Oxitec’s novel genetic fluorescent marking technology can substantially improve control of the cotton pest moth, pink bollworm, according to findings of a study published in the journal ‘PLoS ONE’.
Working in partnership with the US Department of Agriculture, Oxitec scientists have shown that using their novel genetic marker in sterilised pink bollworm could provide an invaluable means of tracking the progress of control efforts against this globally important pest.
The sterile insect technique (SIT), which depends on the mass-release of sterilised male insects, has been used for decades to control this moth over 1 million acres of cotton in the United States. Today, billions of sterilised insects are released each week to enable species-specific, environmentally friendly pest control for a range of pests around the world.
To properly track the pest population during SIT treatment, sterile insects need to be clearly marked before release and this can be problematic and unreliable. In pink bollworm SIT, the dye used to mark moths can be difficult to see. Mistaken identity of a sterile as a wild moth can lead to unnecessary and expensive supplementary control efforts.
Oxitec’s solution is simple: by transforming the moth with a gene that produces a fluorescent protein, the moths are clearly marked.
Commenting on the study, Oxitec’s Dr Neil Morrison said “This is another example of how Oxitec’s technology is providing innovative solutions to pest control problems. Mis-identification of wild insects in a sterile insect programme greatly increases the costs of the control programme. Oxitec’s novel marker system solves this problem.”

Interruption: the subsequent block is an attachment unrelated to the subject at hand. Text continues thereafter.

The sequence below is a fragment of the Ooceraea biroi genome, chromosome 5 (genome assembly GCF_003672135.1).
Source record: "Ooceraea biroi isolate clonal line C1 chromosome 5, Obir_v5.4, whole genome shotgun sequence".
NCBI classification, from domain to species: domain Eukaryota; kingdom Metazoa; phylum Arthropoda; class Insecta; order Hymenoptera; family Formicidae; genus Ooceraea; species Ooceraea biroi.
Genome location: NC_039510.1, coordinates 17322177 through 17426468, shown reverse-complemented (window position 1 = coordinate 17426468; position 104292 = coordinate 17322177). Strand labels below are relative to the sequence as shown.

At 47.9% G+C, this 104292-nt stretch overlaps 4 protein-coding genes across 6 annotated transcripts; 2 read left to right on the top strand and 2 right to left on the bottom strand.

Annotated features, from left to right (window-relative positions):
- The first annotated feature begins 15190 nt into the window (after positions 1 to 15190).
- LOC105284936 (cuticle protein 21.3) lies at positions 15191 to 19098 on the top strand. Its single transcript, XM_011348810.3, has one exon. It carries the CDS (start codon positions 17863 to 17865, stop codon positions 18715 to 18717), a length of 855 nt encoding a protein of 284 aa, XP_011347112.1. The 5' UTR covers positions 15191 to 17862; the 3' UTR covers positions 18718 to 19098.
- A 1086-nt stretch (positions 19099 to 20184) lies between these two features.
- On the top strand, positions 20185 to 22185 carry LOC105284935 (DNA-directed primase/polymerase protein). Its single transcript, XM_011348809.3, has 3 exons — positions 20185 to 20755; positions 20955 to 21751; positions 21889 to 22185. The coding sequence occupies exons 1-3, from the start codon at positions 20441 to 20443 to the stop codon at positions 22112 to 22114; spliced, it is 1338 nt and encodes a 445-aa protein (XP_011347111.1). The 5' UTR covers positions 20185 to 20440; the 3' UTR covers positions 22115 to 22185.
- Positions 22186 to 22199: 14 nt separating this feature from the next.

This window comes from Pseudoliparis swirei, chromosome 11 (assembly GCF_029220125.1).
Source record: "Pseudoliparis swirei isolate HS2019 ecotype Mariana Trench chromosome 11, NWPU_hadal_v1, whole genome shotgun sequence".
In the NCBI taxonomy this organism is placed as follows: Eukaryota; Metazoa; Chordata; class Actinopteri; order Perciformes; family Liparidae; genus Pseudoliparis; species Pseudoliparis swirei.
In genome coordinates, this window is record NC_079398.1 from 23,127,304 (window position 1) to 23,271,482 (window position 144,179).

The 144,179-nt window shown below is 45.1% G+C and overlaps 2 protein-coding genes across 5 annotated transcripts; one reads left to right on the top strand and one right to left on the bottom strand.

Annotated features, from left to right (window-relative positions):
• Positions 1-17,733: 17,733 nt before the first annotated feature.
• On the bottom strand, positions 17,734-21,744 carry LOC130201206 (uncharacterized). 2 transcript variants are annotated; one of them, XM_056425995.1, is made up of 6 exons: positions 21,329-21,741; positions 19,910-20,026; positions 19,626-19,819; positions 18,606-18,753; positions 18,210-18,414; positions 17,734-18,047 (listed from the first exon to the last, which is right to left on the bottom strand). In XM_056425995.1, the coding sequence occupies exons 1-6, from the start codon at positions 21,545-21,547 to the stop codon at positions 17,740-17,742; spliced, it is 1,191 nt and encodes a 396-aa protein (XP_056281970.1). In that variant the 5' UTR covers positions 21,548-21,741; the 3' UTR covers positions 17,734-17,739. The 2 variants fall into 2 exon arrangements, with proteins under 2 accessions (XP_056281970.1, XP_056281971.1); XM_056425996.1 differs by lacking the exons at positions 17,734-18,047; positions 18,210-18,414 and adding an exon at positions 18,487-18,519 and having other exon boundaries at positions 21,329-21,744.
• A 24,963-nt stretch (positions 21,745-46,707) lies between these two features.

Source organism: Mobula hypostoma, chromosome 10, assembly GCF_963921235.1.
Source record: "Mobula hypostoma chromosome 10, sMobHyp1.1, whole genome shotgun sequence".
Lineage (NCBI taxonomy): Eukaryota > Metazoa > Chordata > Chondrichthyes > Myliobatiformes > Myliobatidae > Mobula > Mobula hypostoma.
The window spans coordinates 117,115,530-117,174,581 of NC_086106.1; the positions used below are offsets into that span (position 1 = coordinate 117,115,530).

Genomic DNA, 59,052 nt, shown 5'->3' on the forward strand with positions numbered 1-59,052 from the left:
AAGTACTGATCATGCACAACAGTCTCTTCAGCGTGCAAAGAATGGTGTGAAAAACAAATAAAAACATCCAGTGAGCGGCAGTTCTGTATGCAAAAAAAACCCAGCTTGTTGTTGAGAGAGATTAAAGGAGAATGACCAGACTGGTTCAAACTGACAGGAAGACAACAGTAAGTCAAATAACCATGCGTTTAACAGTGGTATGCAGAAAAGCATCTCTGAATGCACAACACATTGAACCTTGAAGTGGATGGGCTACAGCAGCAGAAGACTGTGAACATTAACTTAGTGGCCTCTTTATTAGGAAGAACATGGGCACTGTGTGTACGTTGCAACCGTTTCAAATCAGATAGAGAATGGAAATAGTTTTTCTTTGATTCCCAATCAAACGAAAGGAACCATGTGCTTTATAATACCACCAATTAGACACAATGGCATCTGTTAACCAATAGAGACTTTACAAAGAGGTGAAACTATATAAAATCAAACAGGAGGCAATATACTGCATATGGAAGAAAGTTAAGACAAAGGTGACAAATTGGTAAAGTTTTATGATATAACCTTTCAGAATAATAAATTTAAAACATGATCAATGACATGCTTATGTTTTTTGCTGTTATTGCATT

This paper reports that the fluorescent gene allows easy visual identification of sterile insects, backed up by fast and 100% reliable molecular screening. These findings follow multiple years of field testing of the marked strain, the first open-field release of a genetically modified insect, which were published in the same journal in 2011 (Simmons and authors).
Oxitec are following this with the development of a more advanced strain that avoids the need for sterilisation by irradiation. Dr Morrison added:
“We have developed a next-generation product is, in effect, genetically sterile. It will result in better quality insects and will soon be available to cotton growers with a pink bollworm problem.”
Notes to editors:
The publication ‘Field longevity of a fluorescent protein marker in an engineered strain of the pink bollworm, Pectinophora gossypiella (Saunders)’ can be found on
Oxitec is a British company pioneering a new approach to combating insects that spread disease and damage crops. The Oxitec solution harnesses advanced genetics to create ‘sterile’ male insects to mate with females of the same species resulting in a population decline. Currently, insect pest control in both public health and agriculture focuses on the use of chemical pesticides. Insect-transmitted diseases include Malaria, Dengue and West Nile Virus. It is also estimated that despite the use of pesticides some 20-40% of food production is lost to insects.